Museums are beautiful because they open up nerdy, exclusive worlds to the public. They’re the front line of exposure for so many niche cultural projects and all the artists, actors, biologists, engineers, archivists, coders, anthropologists etc. involved! If culture reaches our museums, in ways that silence, alienate and marginalise us, then we’re doing something wrong.

2) For conscious curation, we need to understand our own experience and bias around how history is presented v.s. how it’s lived. Dominant narratives can be dangerous! From my own experience growing up in the UK, I’ve been taught that history is linear, sequential, based on cause-and-effect-events and that it’s just about the past- cue the primary school Tudors timeline with the tacky WordArt headings. When you think you’re done with those cringey reductions, heavily past-oriented collections *ahem British Museum ahem* sneak up on you in adulthood.

In my humble opinion, the bad news about this way of presenting the past, is that it silences other voices, doesn’t meet us in the present and makes us forget that we’re making our own histories all the time!

Our visit to Youth Club, a youth subculture photo archive at Printworks, helped us think beyond museums as places that present a straightforward past. Youth Club are doing amazing work in bringing marginalised histories to the fore. Lisa Der Weduwe and Jamie Brett told us about the scanning days and exhibitions Youth Club runs with all sorts of communities considered subculture. Lisa and Jamie also mentioned how these events bring people together as they allow lived memories to surface in the present.

During our discussion at Printworks, Iguette made a point, when she saw pictures of people in the 70s dressing for carnival; how sometimes it’s startling to be reminded that once upon a time our uncles and aunties had swag. We see ourselves, our present aspirations in them.

The importance of alternative histories is key! Maybe the past can seem irrelevant in traditional museums, not because we don’t relate to the subjects represented, but rather, we don’t relate to the curators that speak over them. It was so refreshing to take family and friends’ photo albums seriously as a part of wider history and its uncanny cycles. I think the answer to engaging exhibits lies in letting people speak for themselves.

A good exhibit lets us plot ourselves in relation to places, things and people on the timescape. Knowing our own place in history can be really empowering. We saw this on our trip to the Black Cultural Archives in Brixton with trustee, Patricia Hamzahee. Patricia gave us a tour of the current photo exhibition, Radiating Greatness: Stories of Black Leadership by Franklyn Rodgers. Here we got the backstory behind inspiring black women at the top of their industries, including Dr. Sandie Okoro, Miss Miss Samantha Tross, and Baroness Valerie Amos. Each portrait was symbolically presented on doors, as a gesture towards the future and growing representation for POC women across sectors.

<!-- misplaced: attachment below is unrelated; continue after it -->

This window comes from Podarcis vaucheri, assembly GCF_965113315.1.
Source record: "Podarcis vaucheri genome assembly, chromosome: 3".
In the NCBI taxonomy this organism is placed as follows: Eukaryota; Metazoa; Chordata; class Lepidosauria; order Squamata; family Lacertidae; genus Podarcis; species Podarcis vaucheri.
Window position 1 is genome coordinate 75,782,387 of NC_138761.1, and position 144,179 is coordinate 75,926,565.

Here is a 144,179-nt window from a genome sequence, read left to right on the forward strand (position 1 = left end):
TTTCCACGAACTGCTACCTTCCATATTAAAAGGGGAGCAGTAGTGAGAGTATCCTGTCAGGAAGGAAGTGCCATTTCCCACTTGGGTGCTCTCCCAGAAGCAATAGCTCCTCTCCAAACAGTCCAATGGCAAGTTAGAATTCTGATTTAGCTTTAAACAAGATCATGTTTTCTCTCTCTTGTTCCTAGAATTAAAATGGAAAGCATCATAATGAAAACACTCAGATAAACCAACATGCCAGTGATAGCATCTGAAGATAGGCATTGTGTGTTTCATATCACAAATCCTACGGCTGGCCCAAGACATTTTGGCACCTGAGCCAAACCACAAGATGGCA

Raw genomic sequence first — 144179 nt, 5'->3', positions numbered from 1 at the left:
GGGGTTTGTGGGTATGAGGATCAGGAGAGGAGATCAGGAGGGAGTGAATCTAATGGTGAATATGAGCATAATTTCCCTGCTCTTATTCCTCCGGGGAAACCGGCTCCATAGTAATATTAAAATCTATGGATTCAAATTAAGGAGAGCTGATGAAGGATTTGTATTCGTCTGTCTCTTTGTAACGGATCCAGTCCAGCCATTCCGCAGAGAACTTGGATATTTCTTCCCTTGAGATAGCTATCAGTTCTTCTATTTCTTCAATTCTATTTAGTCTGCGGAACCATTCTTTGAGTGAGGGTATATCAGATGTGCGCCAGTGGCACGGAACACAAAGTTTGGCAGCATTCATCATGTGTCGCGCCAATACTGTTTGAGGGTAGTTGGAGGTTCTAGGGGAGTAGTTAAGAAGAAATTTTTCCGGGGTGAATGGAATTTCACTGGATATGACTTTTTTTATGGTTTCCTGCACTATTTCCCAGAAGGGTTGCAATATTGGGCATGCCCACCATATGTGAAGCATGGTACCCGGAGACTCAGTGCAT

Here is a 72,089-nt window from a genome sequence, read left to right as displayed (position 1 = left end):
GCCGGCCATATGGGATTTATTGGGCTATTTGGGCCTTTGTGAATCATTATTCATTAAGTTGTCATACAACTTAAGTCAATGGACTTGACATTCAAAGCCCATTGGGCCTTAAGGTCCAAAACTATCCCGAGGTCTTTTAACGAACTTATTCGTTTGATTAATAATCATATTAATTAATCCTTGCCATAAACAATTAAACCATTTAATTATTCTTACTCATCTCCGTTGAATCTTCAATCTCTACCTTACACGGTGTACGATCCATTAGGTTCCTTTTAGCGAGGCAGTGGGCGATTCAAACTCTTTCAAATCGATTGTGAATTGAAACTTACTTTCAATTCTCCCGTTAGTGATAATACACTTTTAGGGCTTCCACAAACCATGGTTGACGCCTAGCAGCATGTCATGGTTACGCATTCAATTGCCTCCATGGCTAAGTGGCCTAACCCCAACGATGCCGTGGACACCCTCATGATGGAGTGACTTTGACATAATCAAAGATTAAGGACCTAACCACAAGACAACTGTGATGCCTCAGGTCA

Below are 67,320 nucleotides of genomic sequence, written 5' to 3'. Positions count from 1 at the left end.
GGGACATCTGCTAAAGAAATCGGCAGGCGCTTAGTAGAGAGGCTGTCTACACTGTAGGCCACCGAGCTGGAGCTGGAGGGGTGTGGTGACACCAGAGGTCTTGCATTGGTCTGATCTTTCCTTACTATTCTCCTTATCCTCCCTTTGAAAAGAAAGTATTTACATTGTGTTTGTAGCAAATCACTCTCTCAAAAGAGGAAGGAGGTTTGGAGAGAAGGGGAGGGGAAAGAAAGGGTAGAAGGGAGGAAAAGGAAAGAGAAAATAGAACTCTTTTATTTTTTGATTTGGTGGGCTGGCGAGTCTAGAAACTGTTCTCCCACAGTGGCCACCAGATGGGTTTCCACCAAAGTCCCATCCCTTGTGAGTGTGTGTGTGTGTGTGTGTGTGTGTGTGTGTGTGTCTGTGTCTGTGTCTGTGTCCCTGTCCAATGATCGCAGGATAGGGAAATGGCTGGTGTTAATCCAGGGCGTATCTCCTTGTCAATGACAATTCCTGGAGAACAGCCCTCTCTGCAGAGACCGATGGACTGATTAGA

We also had a talk with archivist Hannah Ishmael and looked at some primary materials from the Organisation of Women of African and Asian Descent (OWAAD) from the 70s and 80s; pamphlets, books, letters and their meeting minutes, doodles in the margins included! It was great to see the human touches like drawings on these resources. There’s something very grounding, knowing that this kind of community organisation been done before, by people just like us (who get bored at meetings), against the institutional racism and sexism that persists decade after decade in the UK. It’s a shame they don’t teach us about OWAAD in school. Knowing where we stand historically helps us adapt more thoughtfully to patterns in our present and future. Museums are a forefront for alternative education.

With this in mind, when I go stateside, I’m interested in the Smithsonian’s treatment of painful and violent histories, namely in the National Museum of African-American History and Culture and the National Museum of the American Indian. It’d also be great to speak to people raised in the U.S. and compare what they’re taught at school versus what the museums say.

…to be continued. Click here for part 2, including the third and final idea that is inspiring Mohammed before he leaves for the USA!


You can find Mohammed’s work on Instagram: @m.z.r.art

Photography by Ketishia Vaughan, illustrations by Mohammed Rahman